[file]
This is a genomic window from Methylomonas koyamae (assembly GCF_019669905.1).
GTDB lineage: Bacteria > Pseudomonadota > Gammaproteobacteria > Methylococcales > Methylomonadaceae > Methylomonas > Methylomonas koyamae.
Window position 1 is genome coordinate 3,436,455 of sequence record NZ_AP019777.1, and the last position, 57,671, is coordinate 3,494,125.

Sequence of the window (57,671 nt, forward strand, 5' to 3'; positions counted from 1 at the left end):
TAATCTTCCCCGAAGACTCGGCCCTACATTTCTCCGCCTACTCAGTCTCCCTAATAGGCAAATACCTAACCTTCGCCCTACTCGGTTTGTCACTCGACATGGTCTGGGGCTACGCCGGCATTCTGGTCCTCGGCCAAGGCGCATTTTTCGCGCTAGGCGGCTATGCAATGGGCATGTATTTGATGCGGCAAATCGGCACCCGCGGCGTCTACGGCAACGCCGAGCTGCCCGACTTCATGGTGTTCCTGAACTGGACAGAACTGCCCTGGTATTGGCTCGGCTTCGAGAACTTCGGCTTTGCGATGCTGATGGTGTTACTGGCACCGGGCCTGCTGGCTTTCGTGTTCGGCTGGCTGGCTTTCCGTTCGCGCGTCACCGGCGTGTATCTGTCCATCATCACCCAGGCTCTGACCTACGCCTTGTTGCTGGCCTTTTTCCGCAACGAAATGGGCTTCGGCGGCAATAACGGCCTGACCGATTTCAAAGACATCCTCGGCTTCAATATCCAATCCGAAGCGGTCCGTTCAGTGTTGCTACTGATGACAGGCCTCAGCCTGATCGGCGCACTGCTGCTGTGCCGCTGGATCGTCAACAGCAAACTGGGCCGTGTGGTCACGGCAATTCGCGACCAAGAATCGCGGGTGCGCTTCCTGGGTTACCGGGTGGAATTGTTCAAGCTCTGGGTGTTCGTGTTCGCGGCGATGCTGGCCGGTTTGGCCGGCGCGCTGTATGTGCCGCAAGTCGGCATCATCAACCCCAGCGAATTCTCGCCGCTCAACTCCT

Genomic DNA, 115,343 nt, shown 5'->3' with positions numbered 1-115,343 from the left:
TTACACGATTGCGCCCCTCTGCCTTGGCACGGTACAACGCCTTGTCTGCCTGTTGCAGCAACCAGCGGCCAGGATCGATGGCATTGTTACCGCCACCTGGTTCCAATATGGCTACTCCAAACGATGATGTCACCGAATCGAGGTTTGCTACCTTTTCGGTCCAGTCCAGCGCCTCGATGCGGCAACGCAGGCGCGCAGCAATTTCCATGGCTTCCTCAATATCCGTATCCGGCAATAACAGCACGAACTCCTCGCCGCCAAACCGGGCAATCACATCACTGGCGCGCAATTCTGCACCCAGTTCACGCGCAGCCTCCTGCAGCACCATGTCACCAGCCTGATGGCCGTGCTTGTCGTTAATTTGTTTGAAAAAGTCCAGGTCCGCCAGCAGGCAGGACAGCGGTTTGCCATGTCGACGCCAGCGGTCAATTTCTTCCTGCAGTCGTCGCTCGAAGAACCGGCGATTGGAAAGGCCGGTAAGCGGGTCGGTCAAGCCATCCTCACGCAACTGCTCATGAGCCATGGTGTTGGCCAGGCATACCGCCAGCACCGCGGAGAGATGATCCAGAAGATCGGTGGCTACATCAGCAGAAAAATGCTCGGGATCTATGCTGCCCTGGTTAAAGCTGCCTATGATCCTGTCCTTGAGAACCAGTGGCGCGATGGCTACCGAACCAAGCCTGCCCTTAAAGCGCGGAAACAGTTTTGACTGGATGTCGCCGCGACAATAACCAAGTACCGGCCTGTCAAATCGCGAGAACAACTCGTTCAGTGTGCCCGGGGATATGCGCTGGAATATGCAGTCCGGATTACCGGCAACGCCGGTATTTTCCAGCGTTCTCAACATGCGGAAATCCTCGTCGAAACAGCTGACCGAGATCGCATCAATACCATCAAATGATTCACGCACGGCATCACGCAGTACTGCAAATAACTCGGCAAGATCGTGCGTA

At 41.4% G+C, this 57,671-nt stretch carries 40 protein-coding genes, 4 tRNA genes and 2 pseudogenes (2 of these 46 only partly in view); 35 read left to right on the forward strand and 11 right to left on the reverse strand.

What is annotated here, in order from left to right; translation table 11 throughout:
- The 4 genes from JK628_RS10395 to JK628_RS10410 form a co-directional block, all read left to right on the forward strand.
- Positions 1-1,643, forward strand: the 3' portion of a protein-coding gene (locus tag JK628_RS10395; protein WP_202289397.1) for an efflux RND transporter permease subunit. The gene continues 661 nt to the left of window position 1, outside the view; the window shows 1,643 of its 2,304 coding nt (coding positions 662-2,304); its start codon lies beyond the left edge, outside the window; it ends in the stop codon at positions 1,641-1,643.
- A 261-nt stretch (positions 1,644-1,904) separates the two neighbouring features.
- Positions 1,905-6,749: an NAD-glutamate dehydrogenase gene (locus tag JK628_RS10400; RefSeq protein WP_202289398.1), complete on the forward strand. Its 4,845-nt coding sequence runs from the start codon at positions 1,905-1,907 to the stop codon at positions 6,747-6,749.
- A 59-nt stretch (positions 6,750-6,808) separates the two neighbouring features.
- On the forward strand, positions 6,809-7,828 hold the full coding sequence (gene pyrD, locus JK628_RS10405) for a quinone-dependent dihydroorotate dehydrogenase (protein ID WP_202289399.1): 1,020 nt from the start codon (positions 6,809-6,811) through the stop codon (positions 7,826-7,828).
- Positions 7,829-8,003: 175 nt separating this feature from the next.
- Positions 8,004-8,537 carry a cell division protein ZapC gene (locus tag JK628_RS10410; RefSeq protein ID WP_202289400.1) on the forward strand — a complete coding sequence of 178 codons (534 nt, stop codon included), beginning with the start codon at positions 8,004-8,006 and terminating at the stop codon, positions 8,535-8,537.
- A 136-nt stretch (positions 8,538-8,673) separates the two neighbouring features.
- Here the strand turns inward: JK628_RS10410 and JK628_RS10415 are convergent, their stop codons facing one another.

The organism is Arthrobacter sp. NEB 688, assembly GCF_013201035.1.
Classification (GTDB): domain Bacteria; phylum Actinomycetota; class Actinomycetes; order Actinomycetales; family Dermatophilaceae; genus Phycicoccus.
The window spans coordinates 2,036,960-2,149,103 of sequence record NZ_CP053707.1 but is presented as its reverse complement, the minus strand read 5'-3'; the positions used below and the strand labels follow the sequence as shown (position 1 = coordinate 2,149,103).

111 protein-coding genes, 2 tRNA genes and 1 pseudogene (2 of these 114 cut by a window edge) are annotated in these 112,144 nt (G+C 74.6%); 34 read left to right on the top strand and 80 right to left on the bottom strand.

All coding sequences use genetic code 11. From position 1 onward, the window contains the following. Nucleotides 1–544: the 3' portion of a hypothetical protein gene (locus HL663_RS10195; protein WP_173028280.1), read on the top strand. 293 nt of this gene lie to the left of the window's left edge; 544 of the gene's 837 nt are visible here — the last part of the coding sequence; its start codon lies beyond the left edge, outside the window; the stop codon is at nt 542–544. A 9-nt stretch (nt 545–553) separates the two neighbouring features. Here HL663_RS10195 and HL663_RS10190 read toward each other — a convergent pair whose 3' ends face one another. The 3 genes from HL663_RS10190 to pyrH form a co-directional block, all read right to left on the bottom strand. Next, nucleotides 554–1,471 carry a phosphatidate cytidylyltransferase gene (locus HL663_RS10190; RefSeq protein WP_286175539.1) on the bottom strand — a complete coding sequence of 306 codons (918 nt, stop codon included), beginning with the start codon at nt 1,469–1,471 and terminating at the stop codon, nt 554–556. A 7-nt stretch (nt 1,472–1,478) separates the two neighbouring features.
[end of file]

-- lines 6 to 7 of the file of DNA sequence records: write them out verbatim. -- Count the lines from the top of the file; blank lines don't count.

Genomic DNA, 115,343 nt, shown 5'->3' with positions numbered 1-115,343 from the left:
TTACACGATTGCGCCCCTCTGCCTTGGCACGGTACAACGCCTTGTCTGCCTGTTGCAGCAACCAGCGGCCAGGATCGATGGCATTGTTACCGCCACCTGGTTCCAATATGGCTACTCCAAACGATGATGTCACCGAATCGAGGTTTGCTACCTTTTCGGTCCAGTCCAGCGCCTCGATGCGGCAACGCAGGCGCGCAGCAATTTCCATGGCTTCCTCAATATCCGTATCCGGCAATAACAGCACGAACTCCTCGCCGCCAAACCGGGCAATCACATCACTGGCGCGCAATTCTGCACCCAGTTCACGCGCAGCCTCCTGCAGCACCATGTCACCAGCCTGATGGCCGTGCTTGTCGTTAATTTGTTTGAAAAAGTCCAGGTCCGCCAGCAGGCAGGACAGCGGTTTGCCATGTCGACGCCAGCGGTCAATTTCTTCCTGCAGTCGTCGCTCGAAGAACCGGCGATTGGAAAGGCCGGTAAGCGGGTCGGTCAAGCCATCCTCACGCAACTGCTCATGAGCCATGGTGTTGGCCAGGCATACCGCCAGCACCGCGGAGAGATGATCCAGAAGATCGGTGGCTACATCAGCAGAAAAATGCTCGGGATCTATGCTGCCCTGGTTAAAGCTGCCTATGATCCTGTCCTTGAGAACCAGTGGCGCGATGGCTACCGAACCAAGCCTGCCCTTAAAGCGCGGAAACAGTTTTGACTGGATGTCGCCGCGACAATAACCAAGTACCGGCCTGTCAAATCGCGAGAACAACTCGTTCAGTGTGCCCGGGGATATGCGCTGGAATATGCAGTCCGGATTACCGGCAACGCCGGTATTTTCCAGCGTTCTCAACATGCGGAAATCCTCGTCGAAACAGCTGACCGAGATCGCATCAATACCATCAAATGATTCACGCACGGCATCACGCAGTACTGCAAATAACTCGGCAAGATCGTGCGTA